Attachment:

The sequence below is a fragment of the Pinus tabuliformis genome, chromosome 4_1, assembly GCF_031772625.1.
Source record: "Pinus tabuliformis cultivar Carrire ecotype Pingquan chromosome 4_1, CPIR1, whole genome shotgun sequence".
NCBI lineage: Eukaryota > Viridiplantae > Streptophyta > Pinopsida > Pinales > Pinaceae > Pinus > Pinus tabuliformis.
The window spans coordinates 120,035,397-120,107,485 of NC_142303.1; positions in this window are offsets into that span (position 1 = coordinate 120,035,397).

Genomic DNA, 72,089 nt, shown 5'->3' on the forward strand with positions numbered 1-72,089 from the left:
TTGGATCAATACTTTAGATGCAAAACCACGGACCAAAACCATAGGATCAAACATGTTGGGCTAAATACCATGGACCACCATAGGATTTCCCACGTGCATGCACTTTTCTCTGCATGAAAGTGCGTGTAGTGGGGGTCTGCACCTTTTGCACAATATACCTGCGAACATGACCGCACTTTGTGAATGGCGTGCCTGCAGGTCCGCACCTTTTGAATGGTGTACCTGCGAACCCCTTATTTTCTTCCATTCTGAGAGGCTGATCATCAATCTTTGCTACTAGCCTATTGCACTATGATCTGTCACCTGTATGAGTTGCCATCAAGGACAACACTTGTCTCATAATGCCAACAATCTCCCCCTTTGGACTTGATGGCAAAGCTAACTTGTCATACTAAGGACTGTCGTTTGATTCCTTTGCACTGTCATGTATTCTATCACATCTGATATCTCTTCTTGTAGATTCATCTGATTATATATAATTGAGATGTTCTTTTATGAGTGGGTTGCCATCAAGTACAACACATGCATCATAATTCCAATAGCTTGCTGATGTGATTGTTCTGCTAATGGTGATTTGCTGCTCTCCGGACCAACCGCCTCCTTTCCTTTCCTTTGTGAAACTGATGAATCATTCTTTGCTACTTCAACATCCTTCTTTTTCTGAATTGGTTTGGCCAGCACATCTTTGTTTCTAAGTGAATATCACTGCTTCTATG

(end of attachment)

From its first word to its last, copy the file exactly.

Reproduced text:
The sequence below is a fragment of the Pinus tabuliformis genome, chromosome 4_1, assembly GCF_031772625.1.
Source record: "Pinus tabuliformis cultivar Carrire ecotype Pingquan chromosome 4_1, CPIR1, whole genome shotgun sequence".
NCBI lineage: Eukaryota > Viridiplantae > Streptophyta > Pinopsida > Pinales > Pinaceae > Pinus > Pinus tabuliformis.
The window spans coordinates 120,035,397-120,107,485 of NC_142303.1; positions in this window are offsets into that span (position 1 = coordinate 120,035,397).

Genomic DNA, 72,089 nt, shown 5'->3' on the forward strand with positions numbered 1-72,089 from the left:
TTGGATCAATACTTTAGATGCAAAACCACGGACCAAAACCATAGGATCAAACATGTTGGGCTAAATACCATGGACCACCATAGGATTTCCCACGTGCATGCACTTTTCTCTGCATGAAAGTGCGTGTAGTGGGGGTCTGCACCTTTTGCACAATATACCTGCGAACATGACCGCACTTTGTGAATGGCGTGCCTGCAGGTCCGCACCTTTTGAATGGTGTACCTGCGAACCCCTTATTTTCTTCCATTCTGAGAGGCTGATCATCAATCTTTGCTACTAGCCTATTGCACTATGATCTGTCACCTGTATGAGTTGCCATCAAGGACAACACTTGTCTCATAATGCCAACAATCTCCCCCTTTGGACTTGATGGCAAAGCTAACTTGTCATACTAAGGACTGTCGTTTGATTCCTTTGCACTGTCATGTATTCTATCACATCTGATATCTCTTCTTGTAGATTCATCTGATTATATATAATTGAGATGTTCTTTTATGAGTGGGTTGCCATCAAGTACAACACATGCATCATAATTCCAATAGCTTGCTGATGTGATTGTTCTGCTAATGGTGATTTGCTGCTCTCCGGACCAACCGCCTCCTTTCCTTTCCTTTGTGAAACTGATGAATCATTCTTTGCTACTTCAACATCCTTCTTTTTCTGAATTGGTTTGGCCAGCACATCTTTGTTTCTAAGTGAATATCACTGCTTCTATG